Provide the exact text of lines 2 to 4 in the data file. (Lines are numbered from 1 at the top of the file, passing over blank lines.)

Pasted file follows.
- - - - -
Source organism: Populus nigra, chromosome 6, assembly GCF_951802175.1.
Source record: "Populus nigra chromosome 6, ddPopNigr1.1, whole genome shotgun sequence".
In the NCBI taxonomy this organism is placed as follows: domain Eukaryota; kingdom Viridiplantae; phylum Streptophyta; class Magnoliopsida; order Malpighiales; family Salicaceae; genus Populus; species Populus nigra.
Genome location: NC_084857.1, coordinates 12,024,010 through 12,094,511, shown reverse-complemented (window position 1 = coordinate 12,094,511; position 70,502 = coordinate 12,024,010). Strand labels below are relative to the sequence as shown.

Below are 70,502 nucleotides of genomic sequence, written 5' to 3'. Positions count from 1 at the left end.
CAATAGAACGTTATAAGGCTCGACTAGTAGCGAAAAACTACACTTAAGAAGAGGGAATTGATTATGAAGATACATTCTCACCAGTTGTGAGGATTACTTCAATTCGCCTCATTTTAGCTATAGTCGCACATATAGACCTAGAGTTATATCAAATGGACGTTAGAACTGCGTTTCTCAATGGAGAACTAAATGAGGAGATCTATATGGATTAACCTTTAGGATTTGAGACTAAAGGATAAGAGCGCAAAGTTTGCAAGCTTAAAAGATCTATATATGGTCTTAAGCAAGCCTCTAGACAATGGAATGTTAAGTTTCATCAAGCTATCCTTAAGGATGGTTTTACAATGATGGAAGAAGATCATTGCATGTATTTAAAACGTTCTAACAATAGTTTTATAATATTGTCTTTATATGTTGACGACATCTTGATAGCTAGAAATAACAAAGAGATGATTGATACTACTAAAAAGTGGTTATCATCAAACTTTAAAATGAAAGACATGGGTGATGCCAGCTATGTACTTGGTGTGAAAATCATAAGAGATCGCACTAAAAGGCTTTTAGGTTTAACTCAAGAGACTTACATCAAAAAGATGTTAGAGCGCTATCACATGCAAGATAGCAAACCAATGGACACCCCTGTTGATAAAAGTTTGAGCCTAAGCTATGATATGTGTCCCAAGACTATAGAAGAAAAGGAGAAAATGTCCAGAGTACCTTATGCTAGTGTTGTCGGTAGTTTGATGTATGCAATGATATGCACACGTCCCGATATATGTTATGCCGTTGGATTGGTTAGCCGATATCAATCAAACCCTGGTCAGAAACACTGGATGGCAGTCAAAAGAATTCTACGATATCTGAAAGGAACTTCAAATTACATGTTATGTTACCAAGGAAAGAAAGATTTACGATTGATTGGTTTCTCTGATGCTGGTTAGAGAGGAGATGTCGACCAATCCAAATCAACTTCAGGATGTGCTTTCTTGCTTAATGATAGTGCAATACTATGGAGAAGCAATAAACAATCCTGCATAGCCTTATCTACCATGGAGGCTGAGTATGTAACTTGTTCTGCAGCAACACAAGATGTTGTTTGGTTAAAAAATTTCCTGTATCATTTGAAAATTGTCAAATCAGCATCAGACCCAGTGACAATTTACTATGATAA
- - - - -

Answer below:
Source record: "Populus nigra chromosome 6, ddPopNigr1.1, whole genome shotgun sequence".
In the NCBI taxonomy this organism is placed as follows: domain Eukaryota; kingdom Viridiplantae; phylum Streptophyta; class Magnoliopsida; order Malpighiales; family Salicaceae; genus Populus; species Populus nigra.
Genome location: NC_084857.1, coordinates 12,024,010 through 12,094,511, shown reverse-complemented (window position 1 = coordinate 12,094,511; position 70,502 = coordinate 12,024,010). Strand labels below are relative to the sequence as shown.